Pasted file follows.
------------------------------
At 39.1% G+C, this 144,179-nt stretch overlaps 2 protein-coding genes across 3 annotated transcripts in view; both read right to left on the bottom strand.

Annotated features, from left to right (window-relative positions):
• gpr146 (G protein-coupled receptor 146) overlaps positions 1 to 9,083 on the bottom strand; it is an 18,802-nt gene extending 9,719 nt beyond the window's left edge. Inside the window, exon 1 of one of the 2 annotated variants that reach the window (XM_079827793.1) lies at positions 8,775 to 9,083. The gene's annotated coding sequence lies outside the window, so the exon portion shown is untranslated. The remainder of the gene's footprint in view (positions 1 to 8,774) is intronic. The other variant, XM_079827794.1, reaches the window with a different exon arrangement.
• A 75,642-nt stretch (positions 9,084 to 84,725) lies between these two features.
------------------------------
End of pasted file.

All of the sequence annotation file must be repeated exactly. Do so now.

At 39.1% G+C, this 144,179-nt stretch overlaps 2 protein-coding genes across 3 annotated transcripts in view; both read right to left on the bottom strand.

Annotated features, from left to right (window-relative positions):
• gpr146 (G protein-coupled receptor 146) overlaps positions 1 to 9,083 on the bottom strand; it is an 18,802-nt gene extending 9,719 nt beyond the window's left edge. Inside the window, exon 1 of one of the 2 annotated variants that reach the window (XM_079827793.1) lies at positions 8,775 to 9,083. The gene's annotated coding sequence lies outside the window, so the exon portion shown is untranslated. The remainder of the gene's footprint in view (positions 1 to 8,774) is intronic. The other variant, XM_079827794.1, reaches the window with a different exon arrangement.
• A 75,642-nt stretch (positions 9,084 to 84,725) lies between these two features.